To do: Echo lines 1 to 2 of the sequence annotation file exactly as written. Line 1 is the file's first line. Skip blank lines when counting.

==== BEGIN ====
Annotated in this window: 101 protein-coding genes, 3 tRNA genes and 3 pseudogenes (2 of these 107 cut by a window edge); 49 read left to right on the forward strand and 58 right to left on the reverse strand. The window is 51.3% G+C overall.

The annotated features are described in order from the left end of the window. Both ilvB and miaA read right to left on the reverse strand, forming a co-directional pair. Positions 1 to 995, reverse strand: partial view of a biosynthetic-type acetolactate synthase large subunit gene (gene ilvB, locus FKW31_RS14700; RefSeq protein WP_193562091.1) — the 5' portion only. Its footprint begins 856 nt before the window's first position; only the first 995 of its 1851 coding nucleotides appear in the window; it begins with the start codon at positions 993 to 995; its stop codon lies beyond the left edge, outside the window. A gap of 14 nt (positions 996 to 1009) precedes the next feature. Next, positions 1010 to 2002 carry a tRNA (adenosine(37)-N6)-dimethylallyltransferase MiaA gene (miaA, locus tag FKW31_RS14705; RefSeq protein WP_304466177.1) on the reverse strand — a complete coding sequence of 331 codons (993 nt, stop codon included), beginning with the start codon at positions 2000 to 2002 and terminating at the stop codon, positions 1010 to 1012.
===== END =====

Annotated in this window: 101 protein-coding genes, 3 tRNA genes and 3 pseudogenes (2 of these 107 cut by a window edge); 49 read left to right on the forward strand and 58 right to left on the reverse strand. The window is 51.3% G+C overall.

The annotated features are described in order from the left end of the window. Both ilvB and miaA read right to left on the reverse strand, forming a co-directional pair. Positions 1 to 995, reverse strand: partial view of a biosynthetic-type acetolactate synthase large subunit gene (gene ilvB, locus FKW31_RS14700; RefSeq protein WP_193562091.1) — the 5' portion only. Its footprint begins 856 nt before the window's first position; only the first 995 of its 1851 coding nucleotides appear in the window; it begins with the start codon at positions 993 to 995; its stop codon lies beyond the left edge, outside the window. A gap of 14 nt (positions 996 to 1009) precedes the next feature. Next, positions 1010 to 2002 carry a tRNA (adenosine(37)-N6)-dimethylallyltransferase MiaA gene (miaA, locus tag FKW31_RS14705; RefSeq protein WP_304466177.1) on the reverse strand — a complete coding sequence of 331 codons (993 nt, stop codon included), beginning with the start codon at positions 2000 to 2002 and terminating at the stop codon, positions 1010 to 1012.